By Ken Wallentine
Cole v. Commonwealth, 2017 WL 5493894 (Va. 2017)
An officer arrested Abdul Rahman Cole for a warrant. During the inventory of Cole’s car, the officer found an open alcohol container and some marijuana. When the officer told the jail’s booking deputy about the drug charge, the deputy told Cole that he had to submit to a strip search. Both the deputy and officer took Cole to a private area and told him to remove his clothing.
After removing his clothing, Cole was ordered to squat and the officer saw a white baggie protruding from Cole’s anus. The officer told Cole to raise his hands, but Cole instead plucked the baggie from the rear hole, stuck it into his mouth, and tried to swallow it. After a brief struggle, the officer somehow got the baggie, which held 14 smaller bags of cocaine.
Cole claimed the strip search was unreasonable under the Supreme Court holding in Florence v. Board of Chosen Freeholders (566 U.S. 318 (2012)). In Florence, the Court upheld jail policies requiring a strip search of incoming inmates placed into general population, “regardless of the circumstances of the arrest, the suspected offense, or the detainee’s behavior, demeanor or criminal history.” Cole argued that, because he was arrested on minor charges, it had not been determined that he would enter the general jail population. In theory, Cole might have posted bail or have been taken before a magistrate and released without bail.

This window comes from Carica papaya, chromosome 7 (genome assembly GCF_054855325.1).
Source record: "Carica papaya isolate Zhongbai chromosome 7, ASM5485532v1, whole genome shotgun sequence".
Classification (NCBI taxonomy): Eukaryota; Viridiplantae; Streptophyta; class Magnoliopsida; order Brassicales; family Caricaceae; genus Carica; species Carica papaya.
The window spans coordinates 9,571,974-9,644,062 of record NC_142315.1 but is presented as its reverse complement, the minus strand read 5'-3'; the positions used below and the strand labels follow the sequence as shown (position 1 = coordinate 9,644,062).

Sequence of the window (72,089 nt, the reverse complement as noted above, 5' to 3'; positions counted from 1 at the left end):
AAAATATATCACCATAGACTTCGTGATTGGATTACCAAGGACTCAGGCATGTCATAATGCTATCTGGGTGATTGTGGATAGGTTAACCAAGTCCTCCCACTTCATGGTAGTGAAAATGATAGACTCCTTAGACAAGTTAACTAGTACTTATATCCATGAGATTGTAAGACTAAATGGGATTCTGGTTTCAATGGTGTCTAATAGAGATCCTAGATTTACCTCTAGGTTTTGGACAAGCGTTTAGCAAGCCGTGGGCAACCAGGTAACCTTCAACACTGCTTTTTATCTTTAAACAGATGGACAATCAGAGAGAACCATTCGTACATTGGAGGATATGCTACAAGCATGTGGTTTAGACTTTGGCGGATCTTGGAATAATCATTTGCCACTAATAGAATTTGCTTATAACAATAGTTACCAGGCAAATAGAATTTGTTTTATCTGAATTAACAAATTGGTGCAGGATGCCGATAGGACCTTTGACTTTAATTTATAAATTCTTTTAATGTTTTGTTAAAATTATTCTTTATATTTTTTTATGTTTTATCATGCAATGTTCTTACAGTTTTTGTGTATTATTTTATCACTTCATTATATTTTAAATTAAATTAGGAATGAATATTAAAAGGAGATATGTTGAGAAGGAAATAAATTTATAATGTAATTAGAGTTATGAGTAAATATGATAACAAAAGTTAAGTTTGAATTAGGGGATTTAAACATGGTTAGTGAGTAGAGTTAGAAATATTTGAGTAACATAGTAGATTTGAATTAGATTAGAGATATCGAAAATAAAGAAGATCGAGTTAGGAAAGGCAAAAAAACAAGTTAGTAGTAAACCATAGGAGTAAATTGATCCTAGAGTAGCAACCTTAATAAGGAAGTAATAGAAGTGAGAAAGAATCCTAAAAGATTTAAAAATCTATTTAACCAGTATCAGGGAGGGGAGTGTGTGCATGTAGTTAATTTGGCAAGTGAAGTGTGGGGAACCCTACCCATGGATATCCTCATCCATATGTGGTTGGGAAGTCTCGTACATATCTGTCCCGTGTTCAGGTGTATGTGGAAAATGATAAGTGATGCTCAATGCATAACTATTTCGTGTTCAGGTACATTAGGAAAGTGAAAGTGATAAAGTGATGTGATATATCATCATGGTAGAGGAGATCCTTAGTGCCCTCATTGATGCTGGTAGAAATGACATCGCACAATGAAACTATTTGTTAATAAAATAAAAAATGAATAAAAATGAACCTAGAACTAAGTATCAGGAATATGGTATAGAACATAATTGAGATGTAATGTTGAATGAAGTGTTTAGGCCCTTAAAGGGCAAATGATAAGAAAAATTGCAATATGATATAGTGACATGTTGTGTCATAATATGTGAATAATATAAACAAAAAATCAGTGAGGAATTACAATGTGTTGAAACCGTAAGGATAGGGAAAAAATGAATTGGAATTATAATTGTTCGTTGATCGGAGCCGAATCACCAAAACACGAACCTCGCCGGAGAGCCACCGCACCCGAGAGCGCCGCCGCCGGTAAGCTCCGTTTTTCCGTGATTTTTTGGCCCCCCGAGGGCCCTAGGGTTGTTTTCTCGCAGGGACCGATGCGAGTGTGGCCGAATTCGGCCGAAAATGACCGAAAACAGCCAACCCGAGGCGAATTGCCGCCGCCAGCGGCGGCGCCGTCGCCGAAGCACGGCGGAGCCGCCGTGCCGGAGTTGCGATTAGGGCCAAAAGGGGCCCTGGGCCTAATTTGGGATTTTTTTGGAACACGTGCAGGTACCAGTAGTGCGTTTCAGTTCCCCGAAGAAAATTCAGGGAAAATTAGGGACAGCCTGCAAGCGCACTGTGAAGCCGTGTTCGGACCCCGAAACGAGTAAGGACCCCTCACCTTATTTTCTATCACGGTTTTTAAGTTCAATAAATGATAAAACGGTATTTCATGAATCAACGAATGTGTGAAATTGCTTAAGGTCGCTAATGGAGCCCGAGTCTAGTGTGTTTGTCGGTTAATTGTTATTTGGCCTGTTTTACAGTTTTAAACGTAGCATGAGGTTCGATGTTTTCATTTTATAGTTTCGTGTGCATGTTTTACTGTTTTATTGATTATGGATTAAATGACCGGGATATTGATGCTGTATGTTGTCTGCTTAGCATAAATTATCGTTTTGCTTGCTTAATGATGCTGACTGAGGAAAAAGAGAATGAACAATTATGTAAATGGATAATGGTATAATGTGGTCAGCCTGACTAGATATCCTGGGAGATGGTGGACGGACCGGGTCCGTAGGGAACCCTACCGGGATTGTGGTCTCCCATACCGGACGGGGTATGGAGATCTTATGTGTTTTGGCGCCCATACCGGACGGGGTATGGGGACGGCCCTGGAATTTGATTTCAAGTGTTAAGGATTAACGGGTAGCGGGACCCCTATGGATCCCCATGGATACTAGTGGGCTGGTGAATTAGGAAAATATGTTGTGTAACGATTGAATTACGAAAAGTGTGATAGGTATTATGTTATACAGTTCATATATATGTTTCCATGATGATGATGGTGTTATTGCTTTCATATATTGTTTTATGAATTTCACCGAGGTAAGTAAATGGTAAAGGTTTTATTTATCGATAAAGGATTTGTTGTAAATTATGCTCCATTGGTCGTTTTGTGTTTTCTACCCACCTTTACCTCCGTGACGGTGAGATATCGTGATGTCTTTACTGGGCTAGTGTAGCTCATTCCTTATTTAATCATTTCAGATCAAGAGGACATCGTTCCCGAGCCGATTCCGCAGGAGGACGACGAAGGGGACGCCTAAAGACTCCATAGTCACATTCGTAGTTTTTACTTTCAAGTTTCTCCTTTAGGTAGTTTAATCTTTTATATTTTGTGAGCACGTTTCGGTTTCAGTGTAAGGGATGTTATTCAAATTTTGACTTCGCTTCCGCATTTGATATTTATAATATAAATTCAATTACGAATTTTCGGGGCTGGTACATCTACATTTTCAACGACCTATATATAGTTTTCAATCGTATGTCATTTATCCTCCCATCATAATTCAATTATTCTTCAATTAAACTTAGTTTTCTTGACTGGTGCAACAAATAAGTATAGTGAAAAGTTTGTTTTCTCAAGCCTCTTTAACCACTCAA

In Florence, the Supreme Court held that “correctional officials have a significant interest in conducting a thorough search as a standard part of the intake process,” and noted that correctional facilities “face grave threats posed by the increasing number of gang members who go through the intake process.” The Court also noted a thorough search helped identify health conditions that might threaten the safety of the facility, inmates and staff. Though Cole was not yet placed in general population, he was being held in a booking area where prisoners were held in group cells.
The Virginia Supreme Court held that the dangers of “disease, gang-based violence, and the disruption of jail safety due to an underground economy trading in contraband” cited in Florence applied to group detention in a booking area. Thus, the decision to conduct a strip search of prisoners charged with drug offenses, and who might bring drugs hidden in body orifices or undergarments, was consistent with the Florence ruling. Even though the search was based on minor drug charges and happened before Cole had the opportunity to see a magistrate or post bail, the court ruled the search reasonable.
CHIEF KEN WALLENTINE is a Special Agent who directs the Utah Attorney General Training Center, overseeing use of force training and investigation and cold case homicide investigations. He is also a consultant and Senior Legal Advisor for Lexipol. Ken formerly served as Chief of Law Enforcement for the Utah Attorney General, serving over three decades in public safety before a brief retirement. He also serves as the Chairman of the Peace Officer Merit Commission of Greater Salt Lake County.